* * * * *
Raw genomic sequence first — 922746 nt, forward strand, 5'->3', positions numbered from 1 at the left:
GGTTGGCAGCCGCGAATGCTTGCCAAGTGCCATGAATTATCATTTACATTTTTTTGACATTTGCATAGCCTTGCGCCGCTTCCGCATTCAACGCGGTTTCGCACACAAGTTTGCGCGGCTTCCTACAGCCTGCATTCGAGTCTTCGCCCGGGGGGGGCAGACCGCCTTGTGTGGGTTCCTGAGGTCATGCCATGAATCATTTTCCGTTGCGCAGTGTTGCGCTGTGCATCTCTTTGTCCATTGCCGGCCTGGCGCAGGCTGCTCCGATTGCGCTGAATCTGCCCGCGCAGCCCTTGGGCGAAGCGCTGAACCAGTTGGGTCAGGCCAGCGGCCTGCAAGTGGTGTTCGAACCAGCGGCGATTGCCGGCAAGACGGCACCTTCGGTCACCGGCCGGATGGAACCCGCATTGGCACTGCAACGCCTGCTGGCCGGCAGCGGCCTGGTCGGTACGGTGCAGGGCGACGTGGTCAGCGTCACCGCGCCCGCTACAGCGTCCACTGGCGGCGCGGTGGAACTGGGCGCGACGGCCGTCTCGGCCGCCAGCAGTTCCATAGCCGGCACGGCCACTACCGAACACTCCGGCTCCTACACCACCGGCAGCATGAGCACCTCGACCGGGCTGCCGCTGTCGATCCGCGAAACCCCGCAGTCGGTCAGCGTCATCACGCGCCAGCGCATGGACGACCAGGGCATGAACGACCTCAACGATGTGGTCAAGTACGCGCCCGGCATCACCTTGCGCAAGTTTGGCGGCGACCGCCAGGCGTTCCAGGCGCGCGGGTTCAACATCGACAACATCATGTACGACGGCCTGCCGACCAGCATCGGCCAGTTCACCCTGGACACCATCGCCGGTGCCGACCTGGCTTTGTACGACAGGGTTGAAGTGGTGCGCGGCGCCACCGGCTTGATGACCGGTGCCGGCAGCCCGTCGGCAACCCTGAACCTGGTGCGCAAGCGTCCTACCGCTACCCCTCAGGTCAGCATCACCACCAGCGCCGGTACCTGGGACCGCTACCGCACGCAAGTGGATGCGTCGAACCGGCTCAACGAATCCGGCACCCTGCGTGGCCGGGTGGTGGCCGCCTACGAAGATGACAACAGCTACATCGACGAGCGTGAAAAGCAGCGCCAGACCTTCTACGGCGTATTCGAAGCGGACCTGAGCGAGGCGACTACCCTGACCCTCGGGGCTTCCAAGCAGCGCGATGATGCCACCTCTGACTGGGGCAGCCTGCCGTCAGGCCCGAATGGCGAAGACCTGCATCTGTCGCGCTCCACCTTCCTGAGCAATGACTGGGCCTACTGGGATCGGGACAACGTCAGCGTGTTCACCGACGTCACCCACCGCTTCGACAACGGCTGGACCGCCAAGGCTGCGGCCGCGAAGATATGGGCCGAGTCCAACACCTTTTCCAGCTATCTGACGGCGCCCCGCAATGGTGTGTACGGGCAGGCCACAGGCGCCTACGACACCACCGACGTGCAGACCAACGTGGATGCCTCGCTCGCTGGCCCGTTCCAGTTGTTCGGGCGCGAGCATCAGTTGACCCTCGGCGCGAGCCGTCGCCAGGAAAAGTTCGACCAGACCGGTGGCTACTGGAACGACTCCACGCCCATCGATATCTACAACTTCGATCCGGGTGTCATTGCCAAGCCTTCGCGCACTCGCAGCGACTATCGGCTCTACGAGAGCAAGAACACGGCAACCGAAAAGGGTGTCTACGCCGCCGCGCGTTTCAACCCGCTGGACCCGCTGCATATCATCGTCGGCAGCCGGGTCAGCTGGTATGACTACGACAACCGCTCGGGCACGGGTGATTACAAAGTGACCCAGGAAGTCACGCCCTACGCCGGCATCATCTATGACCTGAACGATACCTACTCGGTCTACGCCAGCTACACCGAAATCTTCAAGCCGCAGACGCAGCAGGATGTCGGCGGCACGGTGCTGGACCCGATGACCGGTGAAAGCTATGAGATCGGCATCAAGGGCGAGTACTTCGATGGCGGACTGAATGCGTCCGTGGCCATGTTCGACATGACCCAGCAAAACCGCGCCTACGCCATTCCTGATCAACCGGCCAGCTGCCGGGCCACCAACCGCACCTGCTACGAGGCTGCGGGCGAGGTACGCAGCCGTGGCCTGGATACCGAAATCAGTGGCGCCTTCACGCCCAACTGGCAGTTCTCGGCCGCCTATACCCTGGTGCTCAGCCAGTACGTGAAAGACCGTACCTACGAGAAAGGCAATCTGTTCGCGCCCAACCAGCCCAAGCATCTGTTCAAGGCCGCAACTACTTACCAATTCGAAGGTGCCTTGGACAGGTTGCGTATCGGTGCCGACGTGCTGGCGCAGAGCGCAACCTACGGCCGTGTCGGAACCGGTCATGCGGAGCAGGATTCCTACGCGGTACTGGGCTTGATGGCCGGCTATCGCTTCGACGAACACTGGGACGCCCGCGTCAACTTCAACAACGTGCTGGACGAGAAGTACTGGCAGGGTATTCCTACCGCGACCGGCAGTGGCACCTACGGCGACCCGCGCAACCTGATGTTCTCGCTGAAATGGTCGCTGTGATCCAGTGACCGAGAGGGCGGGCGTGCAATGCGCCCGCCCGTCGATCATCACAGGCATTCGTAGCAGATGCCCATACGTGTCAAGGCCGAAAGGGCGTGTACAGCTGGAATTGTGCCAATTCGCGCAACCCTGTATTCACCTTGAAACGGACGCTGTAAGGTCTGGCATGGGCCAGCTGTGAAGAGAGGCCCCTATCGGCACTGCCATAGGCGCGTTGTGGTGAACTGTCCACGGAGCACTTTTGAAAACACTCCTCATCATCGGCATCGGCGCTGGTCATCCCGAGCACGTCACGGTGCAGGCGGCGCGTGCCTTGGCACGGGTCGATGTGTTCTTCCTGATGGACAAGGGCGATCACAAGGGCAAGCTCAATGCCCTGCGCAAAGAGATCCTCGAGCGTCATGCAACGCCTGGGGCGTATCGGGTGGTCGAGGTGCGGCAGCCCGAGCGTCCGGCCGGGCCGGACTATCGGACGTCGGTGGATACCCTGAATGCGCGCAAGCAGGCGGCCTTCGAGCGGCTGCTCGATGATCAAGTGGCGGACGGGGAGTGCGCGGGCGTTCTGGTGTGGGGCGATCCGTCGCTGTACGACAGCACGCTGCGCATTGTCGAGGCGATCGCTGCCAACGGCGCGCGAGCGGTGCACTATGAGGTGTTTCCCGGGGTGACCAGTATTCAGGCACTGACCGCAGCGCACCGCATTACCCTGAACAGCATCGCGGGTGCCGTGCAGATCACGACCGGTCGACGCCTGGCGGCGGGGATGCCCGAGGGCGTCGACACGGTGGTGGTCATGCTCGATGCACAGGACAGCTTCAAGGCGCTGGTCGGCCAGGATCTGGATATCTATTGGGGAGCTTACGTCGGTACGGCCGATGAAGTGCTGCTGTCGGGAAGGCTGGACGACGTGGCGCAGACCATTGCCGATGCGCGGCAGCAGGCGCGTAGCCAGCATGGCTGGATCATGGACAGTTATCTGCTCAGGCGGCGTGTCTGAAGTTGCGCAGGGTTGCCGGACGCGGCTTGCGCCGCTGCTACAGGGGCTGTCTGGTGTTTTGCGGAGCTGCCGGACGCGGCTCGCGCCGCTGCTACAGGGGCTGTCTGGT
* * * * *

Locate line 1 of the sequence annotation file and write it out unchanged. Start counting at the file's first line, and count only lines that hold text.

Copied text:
Raw genomic sequence first — 922746 nt, forward strand, 5'->3', positions numbered from 1 at the left: